I was recently reviewing new toxicology reports from my pending autopsies, and came across a report with the following results:
Looking at this in isolation, it would be easy to assume this person died from an overdose. Even low levels of fentanyl can be dangerous to an opioid-naive individual – a level this high is rare. Then there’s the added presence of fluoro fentanyl, a fentanyl analog, which would seem to support the notion of an overdose. The problem with this assumption? This person died from blunt force trauma as a pedestrian struck by a car. He was, according to witness accounts, walking and talking right until the moment of impact. Autopsy had shown multiple blunt force injuries incompatible with life.
This situation illustrates some of the complexity of postmortem forensic toxicology. Despite methodology being nearly the same, toxicology in a forensic setting differs in many important ways from that performed in a clinical setting.
The first major difference occurs in the pre-analytical phase. The results of clinical testing may be used to alter therapy or make a diagnosis. However, forensic toxicology results are meant to be used in a court of law, meaning the chain of custody needs to be maintained. If there is no documentation of who touched the sample and when, the integrity of the specimen can be called into question and results may be impermissible.
Not all forensic toxicology is performed on deceased patients. Specimens may be taken from the living during evaluation of an alleged assault, driving under the influence, or for workplace monitoring. In autopsy specimens though, postmortem redistribution (PMR) is another pre-analytical factor to consider. After death the stomach, intestines, and liver can serve as a drug reservoir and passively transfer the drug to surrounding vasculature. Other organs can also act as reservoirs, depending on where the drug is concentrated in life. Drugs which are highly lipid-soluble and/or have a high volume of distribution will diffuse down their gradient from adipose tissue into the bloodstream – antidepressants are notorious for this, and elevated postmortem levels need to be interpreted with caution.
Autopsy specimens are also more varied in type and quality than typical clinical specimens. Vitreous fluid, bile, and liver tissue are commonly collected at autopsy, in addition to central (heart) and peripheral (femoral or subclavian) blood. Femoral blood vessels, being relatively isolated from PMR-causing drug reservoirs, are a preferred source of specimens. Decomposition or trauma can limit the types or quantity of specimens and may even alter results. After death, bacteria from the GI tract proliferate and can produce measurable levels of ethanol in the blood. Decomposition also produces beta-phenethylamine, which can trigger a ‘positive’ result for methamphetamine on ELISA-based tests.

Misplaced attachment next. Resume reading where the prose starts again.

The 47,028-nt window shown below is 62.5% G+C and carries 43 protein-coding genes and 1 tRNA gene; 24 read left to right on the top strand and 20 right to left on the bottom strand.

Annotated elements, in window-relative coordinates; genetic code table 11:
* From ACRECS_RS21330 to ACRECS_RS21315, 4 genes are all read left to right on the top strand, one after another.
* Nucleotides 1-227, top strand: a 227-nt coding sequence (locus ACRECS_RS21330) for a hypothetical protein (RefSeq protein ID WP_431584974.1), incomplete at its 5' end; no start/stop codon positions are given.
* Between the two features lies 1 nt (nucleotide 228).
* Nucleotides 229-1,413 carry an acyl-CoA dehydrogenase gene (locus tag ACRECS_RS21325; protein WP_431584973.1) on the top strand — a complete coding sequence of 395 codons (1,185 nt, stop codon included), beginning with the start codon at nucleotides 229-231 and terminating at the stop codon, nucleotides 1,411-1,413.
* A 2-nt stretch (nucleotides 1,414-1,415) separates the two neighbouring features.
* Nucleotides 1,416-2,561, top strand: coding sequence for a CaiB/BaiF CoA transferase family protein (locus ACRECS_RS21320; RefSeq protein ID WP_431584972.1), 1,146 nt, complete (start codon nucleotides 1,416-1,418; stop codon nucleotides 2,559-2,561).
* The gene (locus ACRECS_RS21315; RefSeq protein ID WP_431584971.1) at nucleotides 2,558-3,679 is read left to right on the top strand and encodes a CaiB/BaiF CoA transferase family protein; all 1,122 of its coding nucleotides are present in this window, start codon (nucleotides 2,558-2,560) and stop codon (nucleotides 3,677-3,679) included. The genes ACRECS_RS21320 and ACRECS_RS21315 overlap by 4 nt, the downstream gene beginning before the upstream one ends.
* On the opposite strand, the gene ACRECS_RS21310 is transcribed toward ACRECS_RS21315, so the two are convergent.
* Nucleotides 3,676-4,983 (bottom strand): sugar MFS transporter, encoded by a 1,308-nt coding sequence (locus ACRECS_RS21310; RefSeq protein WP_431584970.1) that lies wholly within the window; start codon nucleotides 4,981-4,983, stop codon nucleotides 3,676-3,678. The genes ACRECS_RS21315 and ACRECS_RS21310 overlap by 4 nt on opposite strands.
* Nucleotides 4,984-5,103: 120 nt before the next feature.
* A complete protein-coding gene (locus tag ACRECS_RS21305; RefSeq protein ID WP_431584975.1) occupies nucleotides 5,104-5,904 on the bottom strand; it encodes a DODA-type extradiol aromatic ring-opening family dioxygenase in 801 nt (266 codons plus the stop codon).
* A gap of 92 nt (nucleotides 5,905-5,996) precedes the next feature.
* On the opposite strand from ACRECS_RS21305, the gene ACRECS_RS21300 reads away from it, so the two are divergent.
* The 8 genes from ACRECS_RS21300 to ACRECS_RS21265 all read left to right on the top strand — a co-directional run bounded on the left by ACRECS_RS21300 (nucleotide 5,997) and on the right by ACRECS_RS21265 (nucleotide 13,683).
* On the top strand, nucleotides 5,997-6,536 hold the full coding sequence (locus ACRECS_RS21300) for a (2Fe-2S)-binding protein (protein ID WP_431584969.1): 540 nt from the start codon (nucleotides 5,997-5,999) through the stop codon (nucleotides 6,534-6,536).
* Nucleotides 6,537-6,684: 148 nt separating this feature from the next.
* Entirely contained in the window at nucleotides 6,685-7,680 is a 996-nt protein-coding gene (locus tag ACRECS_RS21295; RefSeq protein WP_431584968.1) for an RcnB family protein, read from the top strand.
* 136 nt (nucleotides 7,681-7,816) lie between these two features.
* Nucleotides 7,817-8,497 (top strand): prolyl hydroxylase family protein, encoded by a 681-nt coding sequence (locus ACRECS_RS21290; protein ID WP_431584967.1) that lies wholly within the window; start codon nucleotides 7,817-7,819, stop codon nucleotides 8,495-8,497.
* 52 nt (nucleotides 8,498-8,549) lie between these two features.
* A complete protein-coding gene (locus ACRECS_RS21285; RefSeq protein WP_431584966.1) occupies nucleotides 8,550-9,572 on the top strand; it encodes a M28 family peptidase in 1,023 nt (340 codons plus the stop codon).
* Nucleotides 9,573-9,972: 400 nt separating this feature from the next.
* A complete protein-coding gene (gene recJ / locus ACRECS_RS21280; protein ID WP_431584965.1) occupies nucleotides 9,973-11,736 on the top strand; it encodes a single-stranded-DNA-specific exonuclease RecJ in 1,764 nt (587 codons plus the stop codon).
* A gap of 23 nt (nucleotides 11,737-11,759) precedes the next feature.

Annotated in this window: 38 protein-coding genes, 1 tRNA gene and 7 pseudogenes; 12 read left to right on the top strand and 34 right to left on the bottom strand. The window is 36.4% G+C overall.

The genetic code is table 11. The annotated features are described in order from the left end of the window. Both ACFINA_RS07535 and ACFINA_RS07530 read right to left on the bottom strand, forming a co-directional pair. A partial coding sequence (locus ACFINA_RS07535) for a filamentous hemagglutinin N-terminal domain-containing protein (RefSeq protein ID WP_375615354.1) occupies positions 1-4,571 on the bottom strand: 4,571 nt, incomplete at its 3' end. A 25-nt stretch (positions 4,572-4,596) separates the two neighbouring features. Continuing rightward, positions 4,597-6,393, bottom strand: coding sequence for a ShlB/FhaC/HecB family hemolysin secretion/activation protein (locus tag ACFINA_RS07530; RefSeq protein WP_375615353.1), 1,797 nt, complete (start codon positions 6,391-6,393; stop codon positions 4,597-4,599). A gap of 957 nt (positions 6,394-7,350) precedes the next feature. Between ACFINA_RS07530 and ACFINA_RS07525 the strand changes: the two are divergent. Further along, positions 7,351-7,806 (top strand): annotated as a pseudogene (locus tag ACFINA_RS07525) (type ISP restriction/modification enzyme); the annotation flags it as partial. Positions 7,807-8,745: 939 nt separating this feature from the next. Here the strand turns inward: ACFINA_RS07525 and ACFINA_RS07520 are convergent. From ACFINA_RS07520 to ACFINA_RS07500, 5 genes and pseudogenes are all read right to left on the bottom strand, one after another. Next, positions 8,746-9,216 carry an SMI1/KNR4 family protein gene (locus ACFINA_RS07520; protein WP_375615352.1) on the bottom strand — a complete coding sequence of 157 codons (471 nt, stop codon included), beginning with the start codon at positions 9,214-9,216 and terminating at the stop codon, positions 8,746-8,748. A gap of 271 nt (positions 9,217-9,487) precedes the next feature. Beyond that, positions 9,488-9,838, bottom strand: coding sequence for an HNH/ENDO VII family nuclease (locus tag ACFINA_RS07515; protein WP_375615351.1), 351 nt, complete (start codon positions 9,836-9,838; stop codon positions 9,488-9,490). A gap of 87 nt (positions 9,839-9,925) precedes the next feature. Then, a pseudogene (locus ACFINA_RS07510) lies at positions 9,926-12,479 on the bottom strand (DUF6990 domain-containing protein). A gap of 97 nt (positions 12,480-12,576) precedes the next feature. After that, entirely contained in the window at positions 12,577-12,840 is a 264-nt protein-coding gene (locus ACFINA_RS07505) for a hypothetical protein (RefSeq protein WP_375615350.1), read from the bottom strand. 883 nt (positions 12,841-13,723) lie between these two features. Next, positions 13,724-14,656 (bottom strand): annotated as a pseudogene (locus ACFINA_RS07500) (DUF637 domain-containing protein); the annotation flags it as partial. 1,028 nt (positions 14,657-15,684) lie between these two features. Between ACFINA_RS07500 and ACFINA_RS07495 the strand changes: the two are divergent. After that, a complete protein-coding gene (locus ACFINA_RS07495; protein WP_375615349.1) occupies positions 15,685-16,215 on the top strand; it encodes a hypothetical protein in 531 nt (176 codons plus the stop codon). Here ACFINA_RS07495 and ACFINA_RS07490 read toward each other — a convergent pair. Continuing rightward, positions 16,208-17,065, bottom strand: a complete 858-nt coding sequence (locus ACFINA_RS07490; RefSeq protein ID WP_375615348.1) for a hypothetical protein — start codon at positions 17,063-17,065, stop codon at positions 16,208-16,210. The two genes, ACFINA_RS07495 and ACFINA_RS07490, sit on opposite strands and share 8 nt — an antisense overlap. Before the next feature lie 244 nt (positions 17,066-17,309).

The post-analytical phase of autopsy toxicology also poses unique challenges. Lawyers and law enforcement will sometimes ask what the ‘lethal level’ of a drug is, and they’re invariably disappointed by my response. While there are published ranges of toxicity and lethality for most drugs, these are only general guidelines. There is no absolute lethal blood level for prescription or illicit drugs. Opioid users develop tolerance, making them relatively immune to a dose which would kill an opioid-naive person. In the example of the pedestrian described above, he had a long history of heroin abuse and could therefore tolerate much higher levels than most. For stimulants like cocaine and methamphetamine, there are no documented ‘safe’ levels as any amount could act as an arrhythmic agent. To add to the complexity, most overdose deaths involve multiple substances which may have synergistic effects and interactions that are difficult to parse.
Because of the reasons given above, the National Association of Medical Examiners still recommends full autopsy for possible overdoses. Deciding if a death was due to overdose is more complex than just reading a toxicology report – it requires interpretation and correlation with the autopsy findings and overall investigation.
D’Anna T, et al. The chain of custody in the era of modern forensics: from the classic procedures for gathering evidence for the new challenges related to digital data. Healthcare. 2023 Mar;11(5):634.
Davis GG, et al. National Association of Medical Examiners Position Paper: Recommendations for the Investigation, Diagnosis, and Certification of Deaths Related to Opioid Drugs. Acad Forensic Pathol 2013 3(1):77-81.
Pelissier-Alicot AL, et al. Mechanisms underlying postmortem redistribution of drugs: A review. J Anal Toxicol. 2003 Nov-Dec;27(8):533-44.